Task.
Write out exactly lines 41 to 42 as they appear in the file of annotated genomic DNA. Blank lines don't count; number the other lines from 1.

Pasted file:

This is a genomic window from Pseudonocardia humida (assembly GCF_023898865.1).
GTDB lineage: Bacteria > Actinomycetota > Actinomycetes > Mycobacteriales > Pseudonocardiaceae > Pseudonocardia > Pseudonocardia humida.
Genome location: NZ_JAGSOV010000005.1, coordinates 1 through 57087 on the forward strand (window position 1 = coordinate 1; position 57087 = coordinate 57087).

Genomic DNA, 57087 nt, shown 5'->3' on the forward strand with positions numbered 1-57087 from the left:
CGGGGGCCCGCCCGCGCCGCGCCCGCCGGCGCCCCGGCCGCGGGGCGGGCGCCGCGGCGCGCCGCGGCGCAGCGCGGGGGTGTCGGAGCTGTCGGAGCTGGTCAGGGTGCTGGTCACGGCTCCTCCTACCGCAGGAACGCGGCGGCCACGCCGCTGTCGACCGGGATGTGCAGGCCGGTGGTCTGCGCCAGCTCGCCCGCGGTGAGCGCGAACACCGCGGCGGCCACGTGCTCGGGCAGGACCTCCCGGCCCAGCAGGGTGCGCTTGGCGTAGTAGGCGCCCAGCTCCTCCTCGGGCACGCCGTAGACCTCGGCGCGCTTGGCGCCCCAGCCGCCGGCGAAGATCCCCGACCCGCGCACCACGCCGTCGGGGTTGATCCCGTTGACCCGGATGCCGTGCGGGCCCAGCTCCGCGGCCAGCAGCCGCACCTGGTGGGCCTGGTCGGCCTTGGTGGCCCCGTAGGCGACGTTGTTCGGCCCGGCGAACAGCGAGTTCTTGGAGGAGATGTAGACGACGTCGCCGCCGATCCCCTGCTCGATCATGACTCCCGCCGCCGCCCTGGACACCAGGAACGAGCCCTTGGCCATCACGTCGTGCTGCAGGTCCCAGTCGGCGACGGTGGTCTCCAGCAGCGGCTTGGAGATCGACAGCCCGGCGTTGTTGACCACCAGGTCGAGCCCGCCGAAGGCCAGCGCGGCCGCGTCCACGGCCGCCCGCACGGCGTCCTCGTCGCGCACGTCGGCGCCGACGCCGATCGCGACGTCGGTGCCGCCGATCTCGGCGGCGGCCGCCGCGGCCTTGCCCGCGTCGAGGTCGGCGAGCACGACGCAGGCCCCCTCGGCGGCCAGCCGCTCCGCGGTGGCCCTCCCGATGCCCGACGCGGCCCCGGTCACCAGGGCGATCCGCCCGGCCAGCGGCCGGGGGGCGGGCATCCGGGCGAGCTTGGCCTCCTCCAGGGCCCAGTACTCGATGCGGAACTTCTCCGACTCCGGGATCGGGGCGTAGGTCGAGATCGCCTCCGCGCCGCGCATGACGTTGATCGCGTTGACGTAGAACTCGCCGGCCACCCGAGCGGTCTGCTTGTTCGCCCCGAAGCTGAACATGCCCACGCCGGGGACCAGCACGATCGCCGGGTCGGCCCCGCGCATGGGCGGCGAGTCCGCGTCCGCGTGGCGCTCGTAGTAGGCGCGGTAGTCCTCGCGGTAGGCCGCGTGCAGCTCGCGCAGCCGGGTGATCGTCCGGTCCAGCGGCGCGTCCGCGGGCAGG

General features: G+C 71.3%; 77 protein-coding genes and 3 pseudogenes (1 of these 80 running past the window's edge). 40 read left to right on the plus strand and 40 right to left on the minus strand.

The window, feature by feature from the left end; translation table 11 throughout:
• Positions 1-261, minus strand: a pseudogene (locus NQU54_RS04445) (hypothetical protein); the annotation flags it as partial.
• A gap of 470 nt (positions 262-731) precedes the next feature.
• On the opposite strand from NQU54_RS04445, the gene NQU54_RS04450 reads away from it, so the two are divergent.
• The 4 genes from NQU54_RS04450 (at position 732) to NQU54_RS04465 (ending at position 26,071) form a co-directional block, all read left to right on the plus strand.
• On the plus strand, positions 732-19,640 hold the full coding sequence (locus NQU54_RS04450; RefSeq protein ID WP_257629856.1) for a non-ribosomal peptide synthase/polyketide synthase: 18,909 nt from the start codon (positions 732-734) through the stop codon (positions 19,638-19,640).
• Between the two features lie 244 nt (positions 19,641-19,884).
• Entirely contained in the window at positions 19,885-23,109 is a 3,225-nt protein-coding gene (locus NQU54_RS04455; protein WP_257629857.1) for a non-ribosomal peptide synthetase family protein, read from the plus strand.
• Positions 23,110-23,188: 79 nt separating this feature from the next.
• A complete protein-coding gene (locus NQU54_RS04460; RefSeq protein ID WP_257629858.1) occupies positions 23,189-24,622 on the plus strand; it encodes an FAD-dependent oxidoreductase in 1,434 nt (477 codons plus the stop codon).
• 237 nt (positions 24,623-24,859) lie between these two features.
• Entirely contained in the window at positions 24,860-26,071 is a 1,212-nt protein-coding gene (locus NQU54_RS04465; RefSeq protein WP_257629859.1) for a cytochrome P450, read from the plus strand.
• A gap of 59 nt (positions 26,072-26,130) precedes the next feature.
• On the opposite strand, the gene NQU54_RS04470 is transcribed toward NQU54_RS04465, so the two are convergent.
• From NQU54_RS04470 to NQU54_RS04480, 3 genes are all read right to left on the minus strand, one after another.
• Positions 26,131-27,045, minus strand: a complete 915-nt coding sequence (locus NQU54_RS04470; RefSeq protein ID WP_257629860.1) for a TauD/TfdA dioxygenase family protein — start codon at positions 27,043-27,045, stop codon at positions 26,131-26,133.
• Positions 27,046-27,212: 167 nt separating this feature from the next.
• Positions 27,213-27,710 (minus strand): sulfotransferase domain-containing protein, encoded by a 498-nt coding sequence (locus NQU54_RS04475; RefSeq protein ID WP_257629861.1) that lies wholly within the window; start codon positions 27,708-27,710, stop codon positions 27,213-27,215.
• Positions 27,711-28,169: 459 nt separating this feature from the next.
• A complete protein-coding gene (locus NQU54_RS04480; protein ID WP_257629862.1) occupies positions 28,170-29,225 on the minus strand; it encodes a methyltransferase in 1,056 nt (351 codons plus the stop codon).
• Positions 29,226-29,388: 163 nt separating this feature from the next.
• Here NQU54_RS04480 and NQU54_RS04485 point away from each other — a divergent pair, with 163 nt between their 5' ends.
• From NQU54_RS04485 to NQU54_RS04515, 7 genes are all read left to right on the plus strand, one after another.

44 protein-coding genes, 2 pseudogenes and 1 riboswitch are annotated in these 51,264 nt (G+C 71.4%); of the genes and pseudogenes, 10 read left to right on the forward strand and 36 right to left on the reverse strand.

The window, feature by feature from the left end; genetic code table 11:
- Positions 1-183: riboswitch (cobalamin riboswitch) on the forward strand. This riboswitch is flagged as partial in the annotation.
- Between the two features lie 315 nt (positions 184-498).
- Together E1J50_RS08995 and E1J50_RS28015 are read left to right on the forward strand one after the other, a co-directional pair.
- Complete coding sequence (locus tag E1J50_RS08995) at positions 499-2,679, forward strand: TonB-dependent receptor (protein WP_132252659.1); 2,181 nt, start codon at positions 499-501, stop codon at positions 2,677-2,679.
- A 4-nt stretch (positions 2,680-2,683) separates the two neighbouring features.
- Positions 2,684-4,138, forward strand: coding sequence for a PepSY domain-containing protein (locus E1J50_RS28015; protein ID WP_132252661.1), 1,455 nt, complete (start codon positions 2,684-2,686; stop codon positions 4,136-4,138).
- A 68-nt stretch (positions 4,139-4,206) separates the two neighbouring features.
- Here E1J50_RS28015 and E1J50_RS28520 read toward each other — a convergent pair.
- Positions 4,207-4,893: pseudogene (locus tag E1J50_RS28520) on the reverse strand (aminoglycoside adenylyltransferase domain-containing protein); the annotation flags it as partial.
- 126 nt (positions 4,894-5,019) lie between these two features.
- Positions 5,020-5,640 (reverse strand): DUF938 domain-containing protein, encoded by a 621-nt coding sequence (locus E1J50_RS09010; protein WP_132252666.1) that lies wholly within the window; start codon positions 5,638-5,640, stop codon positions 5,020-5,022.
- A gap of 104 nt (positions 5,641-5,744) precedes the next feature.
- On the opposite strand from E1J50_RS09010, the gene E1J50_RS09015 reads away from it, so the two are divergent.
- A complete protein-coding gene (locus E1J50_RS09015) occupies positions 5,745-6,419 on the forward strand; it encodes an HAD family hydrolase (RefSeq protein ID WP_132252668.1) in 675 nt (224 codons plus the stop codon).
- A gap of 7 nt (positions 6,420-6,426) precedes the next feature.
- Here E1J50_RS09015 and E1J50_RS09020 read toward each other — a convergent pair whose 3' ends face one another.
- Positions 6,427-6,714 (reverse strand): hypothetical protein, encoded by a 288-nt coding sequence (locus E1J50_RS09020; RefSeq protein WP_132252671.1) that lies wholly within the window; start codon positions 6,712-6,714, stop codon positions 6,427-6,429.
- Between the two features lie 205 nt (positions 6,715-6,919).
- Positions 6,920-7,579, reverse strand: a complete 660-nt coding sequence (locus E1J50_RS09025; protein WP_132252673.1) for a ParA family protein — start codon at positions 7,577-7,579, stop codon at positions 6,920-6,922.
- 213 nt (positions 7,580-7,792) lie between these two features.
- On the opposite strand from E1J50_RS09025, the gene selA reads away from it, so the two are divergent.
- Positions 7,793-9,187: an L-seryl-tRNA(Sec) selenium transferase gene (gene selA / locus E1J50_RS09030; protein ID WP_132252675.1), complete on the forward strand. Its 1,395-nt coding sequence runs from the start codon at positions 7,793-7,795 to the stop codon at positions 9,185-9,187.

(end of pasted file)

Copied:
- 126 nt (positions 4,894-5,019) lie between these two features.
- Positions 5,020-5,640 (reverse strand): DUF938 domain-containing protein, encoded by a 621-nt coding sequence (locus E1J50_RS09010; protein WP_132252666.1) that lies wholly within the window; start codon positions 5,638-5,640, stop codon positions 5,020-5,022.